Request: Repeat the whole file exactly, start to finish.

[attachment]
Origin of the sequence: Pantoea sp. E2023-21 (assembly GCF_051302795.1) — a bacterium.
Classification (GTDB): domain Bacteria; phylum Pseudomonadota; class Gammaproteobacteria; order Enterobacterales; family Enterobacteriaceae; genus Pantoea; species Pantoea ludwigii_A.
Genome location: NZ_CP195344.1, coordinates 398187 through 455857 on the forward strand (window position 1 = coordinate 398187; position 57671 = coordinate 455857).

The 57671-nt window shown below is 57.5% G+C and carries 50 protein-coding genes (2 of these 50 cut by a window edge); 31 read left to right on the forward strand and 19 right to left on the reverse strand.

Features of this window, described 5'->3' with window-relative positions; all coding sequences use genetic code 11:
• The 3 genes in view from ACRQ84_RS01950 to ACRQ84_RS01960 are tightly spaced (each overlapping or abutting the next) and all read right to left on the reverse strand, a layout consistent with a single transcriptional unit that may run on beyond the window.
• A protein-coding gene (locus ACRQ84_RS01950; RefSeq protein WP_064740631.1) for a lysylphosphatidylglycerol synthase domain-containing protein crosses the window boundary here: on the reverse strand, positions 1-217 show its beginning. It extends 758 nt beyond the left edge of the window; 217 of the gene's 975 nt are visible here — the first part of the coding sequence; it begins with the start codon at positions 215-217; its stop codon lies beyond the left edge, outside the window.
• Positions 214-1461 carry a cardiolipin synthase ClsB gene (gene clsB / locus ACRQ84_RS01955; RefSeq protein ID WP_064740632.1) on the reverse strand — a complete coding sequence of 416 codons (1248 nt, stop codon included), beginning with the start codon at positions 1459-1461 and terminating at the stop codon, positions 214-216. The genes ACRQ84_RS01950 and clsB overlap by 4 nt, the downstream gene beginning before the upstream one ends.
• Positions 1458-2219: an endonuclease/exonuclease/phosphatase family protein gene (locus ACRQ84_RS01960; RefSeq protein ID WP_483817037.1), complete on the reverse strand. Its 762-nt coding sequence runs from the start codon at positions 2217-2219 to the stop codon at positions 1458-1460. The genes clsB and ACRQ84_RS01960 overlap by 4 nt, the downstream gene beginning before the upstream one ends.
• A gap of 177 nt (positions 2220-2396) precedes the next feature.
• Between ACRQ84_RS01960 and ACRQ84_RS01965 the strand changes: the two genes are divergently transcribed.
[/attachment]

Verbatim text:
Origin of the sequence: Pantoea sp. E2023-21 (assembly GCF_051302795.1) — a bacterium.
Classification (GTDB): domain Bacteria; phylum Pseudomonadota; class Gammaproteobacteria; order Enterobacterales; family Enterobacteriaceae; genus Pantoea; species Pantoea ludwigii_A.
Genome location: NZ_CP195344.1, coordinates 398187 through 455857 on the forward strand (window position 1 = coordinate 398187; position 57671 = coordinate 455857).

The 57671-nt window shown below is 57.5% G+C and carries 50 protein-coding genes (2 of these 50 cut by a window edge); 31 read left to right on the forward strand and 19 right to left on the reverse strand.

Features of this window, described 5'->3' with window-relative positions; all coding sequences use genetic code 11:
• The 3 genes in view from ACRQ84_RS01950 to ACRQ84_RS01960 are tightly spaced (each overlapping or abutting the next) and all read right to left on the reverse strand, a layout consistent with a single transcriptional unit that may run on beyond the window.
• A protein-coding gene (locus ACRQ84_RS01950; RefSeq protein WP_064740631.1) for a lysylphosphatidylglycerol synthase domain-containing protein crosses the window boundary here: on the reverse strand, positions 1-217 show its beginning. It extends 758 nt beyond the left edge of the window; 217 of the gene's 975 nt are visible here — the first part of the coding sequence; it begins with the start codon at positions 215-217; its stop codon lies beyond the left edge, outside the window.
• Positions 214-1461 carry a cardiolipin synthase ClsB gene (gene clsB / locus ACRQ84_RS01955; RefSeq protein ID WP_064740632.1) on the reverse strand — a complete coding sequence of 416 codons (1248 nt, stop codon included), beginning with the start codon at positions 1459-1461 and terminating at the stop codon, positions 214-216. The genes ACRQ84_RS01950 and clsB overlap by 4 nt, the downstream gene beginning before the upstream one ends.
• Positions 1458-2219: an endonuclease/exonuclease/phosphatase family protein gene (locus ACRQ84_RS01960; RefSeq protein ID WP_483817037.1), complete on the reverse strand. Its 762-nt coding sequence runs from the start codon at positions 2217-2219 to the stop codon at positions 1458-1460. The genes clsB and ACRQ84_RS01960 overlap by 4 nt, the downstream gene beginning before the upstream one ends.
• A gap of 177 nt (positions 2220-2396) precedes the next feature.
• Between ACRQ84_RS01960 and ACRQ84_RS01965 the strand changes: the two genes are divergently transcribed.